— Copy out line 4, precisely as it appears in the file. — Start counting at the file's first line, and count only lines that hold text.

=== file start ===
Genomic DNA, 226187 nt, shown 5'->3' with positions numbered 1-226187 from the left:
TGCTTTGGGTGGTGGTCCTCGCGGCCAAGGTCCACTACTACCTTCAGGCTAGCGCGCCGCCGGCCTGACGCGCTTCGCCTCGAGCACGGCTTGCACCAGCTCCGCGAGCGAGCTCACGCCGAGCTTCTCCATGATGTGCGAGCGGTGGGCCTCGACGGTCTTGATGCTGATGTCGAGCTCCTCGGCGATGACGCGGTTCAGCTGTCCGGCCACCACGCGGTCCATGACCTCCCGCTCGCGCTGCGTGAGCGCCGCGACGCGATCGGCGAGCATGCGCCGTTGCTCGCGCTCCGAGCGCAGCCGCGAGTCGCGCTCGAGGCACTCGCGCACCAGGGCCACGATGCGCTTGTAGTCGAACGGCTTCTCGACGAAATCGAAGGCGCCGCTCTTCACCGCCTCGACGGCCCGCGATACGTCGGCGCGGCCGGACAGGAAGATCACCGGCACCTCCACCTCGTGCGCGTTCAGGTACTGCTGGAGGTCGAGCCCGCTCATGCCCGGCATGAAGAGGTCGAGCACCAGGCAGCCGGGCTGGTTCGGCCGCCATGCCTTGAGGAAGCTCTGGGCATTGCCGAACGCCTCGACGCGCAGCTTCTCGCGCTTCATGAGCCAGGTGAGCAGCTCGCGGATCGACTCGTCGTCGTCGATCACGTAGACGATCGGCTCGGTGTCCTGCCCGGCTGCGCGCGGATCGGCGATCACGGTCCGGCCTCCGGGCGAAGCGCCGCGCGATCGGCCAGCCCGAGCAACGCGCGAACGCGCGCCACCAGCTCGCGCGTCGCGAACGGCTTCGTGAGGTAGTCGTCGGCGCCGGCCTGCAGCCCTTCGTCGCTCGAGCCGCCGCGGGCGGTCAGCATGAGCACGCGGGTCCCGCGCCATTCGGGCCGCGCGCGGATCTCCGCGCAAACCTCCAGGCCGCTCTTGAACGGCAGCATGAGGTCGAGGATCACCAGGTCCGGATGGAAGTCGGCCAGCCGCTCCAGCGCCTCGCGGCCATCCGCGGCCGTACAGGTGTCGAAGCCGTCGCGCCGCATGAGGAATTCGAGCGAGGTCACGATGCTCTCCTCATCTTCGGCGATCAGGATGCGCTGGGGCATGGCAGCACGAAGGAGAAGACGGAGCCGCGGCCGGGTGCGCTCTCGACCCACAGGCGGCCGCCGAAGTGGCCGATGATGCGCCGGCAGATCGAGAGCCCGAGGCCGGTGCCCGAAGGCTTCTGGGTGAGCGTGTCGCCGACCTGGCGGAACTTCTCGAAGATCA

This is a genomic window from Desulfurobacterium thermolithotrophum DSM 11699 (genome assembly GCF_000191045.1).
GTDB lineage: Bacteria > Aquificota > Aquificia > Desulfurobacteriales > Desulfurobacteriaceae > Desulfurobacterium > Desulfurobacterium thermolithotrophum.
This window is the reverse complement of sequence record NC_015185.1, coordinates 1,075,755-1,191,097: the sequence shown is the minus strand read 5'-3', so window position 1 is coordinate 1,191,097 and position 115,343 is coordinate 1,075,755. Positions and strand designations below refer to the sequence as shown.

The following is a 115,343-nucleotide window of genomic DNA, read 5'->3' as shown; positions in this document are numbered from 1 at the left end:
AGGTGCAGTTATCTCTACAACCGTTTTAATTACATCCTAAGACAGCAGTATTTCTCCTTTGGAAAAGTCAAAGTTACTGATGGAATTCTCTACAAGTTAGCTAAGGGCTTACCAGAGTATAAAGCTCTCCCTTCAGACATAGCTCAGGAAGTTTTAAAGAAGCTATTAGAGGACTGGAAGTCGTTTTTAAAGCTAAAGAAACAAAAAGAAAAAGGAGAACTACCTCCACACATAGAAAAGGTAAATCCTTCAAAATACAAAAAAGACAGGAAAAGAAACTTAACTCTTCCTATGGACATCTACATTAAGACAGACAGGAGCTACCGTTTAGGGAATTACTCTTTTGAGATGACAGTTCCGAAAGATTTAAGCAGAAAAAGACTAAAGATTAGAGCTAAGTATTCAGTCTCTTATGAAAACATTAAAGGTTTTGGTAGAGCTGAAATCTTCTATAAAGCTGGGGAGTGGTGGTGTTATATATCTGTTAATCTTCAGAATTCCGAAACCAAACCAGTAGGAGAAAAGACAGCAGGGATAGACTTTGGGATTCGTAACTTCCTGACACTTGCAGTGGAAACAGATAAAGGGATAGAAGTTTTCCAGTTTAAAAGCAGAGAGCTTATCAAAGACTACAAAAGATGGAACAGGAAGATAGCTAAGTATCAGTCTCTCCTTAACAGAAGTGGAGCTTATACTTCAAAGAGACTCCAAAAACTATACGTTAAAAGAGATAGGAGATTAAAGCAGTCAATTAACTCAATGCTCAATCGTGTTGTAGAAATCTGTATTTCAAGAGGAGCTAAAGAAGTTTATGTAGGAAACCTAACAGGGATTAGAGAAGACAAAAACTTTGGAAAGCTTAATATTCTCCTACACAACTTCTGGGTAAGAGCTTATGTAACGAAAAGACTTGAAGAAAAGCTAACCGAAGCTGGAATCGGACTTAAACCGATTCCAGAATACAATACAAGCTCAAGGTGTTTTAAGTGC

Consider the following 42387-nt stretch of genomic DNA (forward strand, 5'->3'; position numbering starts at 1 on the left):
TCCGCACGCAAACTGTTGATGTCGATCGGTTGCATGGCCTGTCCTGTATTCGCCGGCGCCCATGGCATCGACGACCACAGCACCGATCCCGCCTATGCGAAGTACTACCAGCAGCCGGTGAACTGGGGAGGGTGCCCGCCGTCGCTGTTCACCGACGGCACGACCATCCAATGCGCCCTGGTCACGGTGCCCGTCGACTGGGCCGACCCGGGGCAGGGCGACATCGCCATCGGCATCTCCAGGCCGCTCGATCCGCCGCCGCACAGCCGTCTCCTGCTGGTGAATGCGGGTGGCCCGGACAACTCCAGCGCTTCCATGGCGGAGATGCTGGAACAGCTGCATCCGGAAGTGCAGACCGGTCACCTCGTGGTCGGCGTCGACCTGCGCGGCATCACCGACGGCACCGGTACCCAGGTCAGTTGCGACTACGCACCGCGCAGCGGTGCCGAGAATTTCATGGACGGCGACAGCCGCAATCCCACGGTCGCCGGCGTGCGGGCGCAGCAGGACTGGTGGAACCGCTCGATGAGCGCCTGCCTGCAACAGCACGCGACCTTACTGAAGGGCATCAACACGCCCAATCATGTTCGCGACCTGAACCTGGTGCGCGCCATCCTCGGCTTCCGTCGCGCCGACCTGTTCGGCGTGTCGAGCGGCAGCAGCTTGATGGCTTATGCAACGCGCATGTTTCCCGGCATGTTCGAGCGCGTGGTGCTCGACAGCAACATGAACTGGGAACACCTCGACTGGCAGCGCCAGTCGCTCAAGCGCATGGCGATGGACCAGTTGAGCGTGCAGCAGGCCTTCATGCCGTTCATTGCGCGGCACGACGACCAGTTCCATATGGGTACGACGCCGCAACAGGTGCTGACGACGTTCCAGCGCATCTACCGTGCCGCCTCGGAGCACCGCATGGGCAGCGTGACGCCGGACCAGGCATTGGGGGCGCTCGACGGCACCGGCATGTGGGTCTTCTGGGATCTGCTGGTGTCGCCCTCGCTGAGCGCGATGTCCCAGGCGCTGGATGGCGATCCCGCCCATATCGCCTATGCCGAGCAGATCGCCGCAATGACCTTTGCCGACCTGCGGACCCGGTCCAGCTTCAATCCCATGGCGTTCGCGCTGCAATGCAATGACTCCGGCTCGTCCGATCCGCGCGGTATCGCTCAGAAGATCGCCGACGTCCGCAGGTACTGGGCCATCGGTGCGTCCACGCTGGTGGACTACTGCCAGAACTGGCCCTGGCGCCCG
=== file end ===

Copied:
GTDB lineage: Bacteria > Aquificota > Aquificia > Desulfurobacteriales > Desulfurobacteriaceae > Desulfurobacterium > Desulfurobacterium thermolithotrophum.